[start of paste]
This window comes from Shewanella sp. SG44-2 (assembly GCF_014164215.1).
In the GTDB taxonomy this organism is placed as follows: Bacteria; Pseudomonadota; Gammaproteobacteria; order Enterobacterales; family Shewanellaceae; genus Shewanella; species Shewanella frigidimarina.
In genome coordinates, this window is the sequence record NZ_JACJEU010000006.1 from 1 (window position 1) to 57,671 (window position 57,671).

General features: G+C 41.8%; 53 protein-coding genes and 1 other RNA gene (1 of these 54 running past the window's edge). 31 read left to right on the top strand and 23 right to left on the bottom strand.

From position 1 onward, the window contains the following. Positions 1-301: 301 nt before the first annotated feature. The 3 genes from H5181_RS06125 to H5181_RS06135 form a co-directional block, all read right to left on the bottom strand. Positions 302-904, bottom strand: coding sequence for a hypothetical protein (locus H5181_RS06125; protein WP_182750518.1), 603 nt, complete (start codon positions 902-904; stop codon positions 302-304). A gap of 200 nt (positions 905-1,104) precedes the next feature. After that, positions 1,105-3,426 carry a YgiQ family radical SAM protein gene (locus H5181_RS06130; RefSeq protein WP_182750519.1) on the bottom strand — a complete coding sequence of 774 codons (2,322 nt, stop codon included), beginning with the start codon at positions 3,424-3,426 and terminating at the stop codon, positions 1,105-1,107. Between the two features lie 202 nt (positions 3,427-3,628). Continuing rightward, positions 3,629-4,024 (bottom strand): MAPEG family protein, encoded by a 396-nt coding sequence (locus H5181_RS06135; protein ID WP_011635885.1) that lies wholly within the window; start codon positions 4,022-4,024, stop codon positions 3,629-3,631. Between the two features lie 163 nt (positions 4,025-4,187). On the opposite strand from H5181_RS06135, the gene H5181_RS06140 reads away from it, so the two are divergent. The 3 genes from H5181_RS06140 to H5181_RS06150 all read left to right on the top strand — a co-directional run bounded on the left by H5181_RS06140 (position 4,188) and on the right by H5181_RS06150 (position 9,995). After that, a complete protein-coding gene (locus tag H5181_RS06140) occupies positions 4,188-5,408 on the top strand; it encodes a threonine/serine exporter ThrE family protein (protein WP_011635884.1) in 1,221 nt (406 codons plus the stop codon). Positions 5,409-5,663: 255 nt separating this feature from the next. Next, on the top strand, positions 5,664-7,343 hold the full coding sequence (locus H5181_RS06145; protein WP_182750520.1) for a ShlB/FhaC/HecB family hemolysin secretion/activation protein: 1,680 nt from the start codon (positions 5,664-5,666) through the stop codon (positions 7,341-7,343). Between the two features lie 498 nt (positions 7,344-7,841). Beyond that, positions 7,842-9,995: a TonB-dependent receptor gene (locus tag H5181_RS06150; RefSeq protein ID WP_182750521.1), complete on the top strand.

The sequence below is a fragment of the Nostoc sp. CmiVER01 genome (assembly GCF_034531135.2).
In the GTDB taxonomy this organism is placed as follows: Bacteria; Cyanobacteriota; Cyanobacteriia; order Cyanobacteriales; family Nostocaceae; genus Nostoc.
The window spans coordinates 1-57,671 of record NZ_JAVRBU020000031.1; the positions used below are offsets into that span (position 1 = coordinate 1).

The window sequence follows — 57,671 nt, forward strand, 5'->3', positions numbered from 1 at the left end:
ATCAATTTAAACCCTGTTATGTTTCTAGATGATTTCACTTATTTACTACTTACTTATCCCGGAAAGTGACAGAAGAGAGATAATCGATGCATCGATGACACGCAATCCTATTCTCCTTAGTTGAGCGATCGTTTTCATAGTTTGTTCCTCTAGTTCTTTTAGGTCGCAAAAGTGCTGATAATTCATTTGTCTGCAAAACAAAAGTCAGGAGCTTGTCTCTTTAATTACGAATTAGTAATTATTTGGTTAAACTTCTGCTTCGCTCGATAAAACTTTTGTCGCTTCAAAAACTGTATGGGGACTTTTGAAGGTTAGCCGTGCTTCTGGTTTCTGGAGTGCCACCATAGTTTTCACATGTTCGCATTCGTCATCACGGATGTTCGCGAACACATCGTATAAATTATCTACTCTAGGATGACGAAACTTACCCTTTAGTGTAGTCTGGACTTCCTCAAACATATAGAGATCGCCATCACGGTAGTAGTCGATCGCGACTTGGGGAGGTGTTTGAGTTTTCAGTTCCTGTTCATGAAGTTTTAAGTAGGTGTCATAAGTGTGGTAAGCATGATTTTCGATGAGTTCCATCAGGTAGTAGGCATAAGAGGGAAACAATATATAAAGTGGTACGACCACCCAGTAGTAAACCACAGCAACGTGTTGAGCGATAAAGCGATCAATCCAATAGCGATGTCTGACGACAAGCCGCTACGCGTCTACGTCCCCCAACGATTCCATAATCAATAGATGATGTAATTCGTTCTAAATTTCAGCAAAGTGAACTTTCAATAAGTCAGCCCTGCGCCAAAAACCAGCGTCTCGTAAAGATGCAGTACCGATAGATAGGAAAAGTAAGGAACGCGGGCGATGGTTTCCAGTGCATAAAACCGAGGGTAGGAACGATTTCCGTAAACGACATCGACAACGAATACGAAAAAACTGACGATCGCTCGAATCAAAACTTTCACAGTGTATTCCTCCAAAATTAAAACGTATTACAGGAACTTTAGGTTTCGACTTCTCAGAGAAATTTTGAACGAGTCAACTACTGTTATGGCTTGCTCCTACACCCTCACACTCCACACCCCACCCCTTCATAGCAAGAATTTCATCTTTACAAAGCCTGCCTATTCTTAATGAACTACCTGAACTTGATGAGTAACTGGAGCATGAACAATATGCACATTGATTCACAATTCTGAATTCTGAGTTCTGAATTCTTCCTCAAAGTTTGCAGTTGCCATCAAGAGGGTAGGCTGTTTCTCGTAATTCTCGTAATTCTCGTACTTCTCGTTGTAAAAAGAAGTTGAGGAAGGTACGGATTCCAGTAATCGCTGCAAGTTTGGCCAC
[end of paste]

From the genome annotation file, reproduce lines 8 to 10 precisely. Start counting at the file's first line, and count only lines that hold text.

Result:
The window spans coordinates 1-57,671 of record NZ_JAVRBU020000031.1; the positions used below are offsets into that span (position 1 = coordinate 1).

The window sequence follows — 57,671 nt, forward strand, 5'->3', positions numbered from 1 at the left end:
ATCAATTTAAACCCTGTTATGTTTCTAGATGATTTCACTTATTTACTACTTACTTATCCCGGAAAGTGACAGAAGAGAGATAATCGATGCATCGATGACACGCAATCCTATTCTCCTTAGTTGAGCGATCGTTTTCATAGTTTGTTCCTCTAGTTCTTTTAGGTCGCAAAAGTGCTGATAATTCATTTGTCTGCAAAACAAAAGTCAGGAGCTTGTCTCTTTAATTACGAATTAGTAATTATTTGGTTAAACTTCTGCTTCGCTCGATAAAACTTTTGTCGCTTCAAAAACTGTATGGGGACTTTTGAAGGTTAGCCGTGCTTCTGGTTTCTGGAGTGCCACCATAGTTTTCACATGTTCGCATTCGTCATCACGGATGTTCGCGAACACATCGTATAAATTATCTACTCTAGGATGACGAAACTTACCCTTTAGTGTAGTCTGGACTTCCTCAAACATATAGAGATCGCCATCACGGTAGTAGTCGATCGCGACTTGGGGAGGTGTTTGAGTTTTCAGTTCCTGTTCATGAAGTTTTAAGTAGGTGTCATAAGTGTGGTAAGCATGATTTTCGATGAGTTCCATCAGGTAGTAGGCATAAGAGGGAAACAATATATAAAGTGGTACGACCACCCAGTAGTAAACCACAGCAACGTGTTGAGCGATAAAGCGATCAATCCAATAGCGATGTCTGACGACAAGCCGCTACGCGTCTACGTCCCCCAACGATTCCATAATCAATAGATGATGTAATTCGTTCTAAATTTCAGCAAAGTGAACTTTCAATAAGTCAGCCCTGCGCCAAAAACCAGCGTCTCGTAAAGATGCAGTACCGATAGATAGGAAAAGTAAGGAACGCGGGCGATGGTTTCCAGTGCATAAAACCGAGGGTAGGAACGATTTCCGTAAACGACATCGACAACGAATACGAAAAAACTGACGATCGCTCGAATCAAAACTTTCACAGTGTATTCCTCCAAAATTAAAACGTATTACAGGAACTTTAGGTTTCGACTTCTCAGAGAAATTTTGAACGAGTCAACTACTGTTATGGCTTGCTCCTACACCCTCACACTCCACACCCCACCCCTTCATAGCAAGAATTTCATCTTTACAAAGCCTGCCTATTCTTAATGAACTACCTGAACTTGATGAGTAACTGGAGCATGAACAATATGCACATTGATTCACAATTCTGAATTCTGAGTTCTGAATTCTTCCTCAAAGTTTGCAGTTGCCATCAAGAGGGTAGGCTGTTTCTCGTAATTCTCGTAATTCTCGTACTTCTCGTTGTAAAAAGAAGTTGAGGAAGGTACGGATTCCAGTAATCGCTGCAAGTTTGGCCAC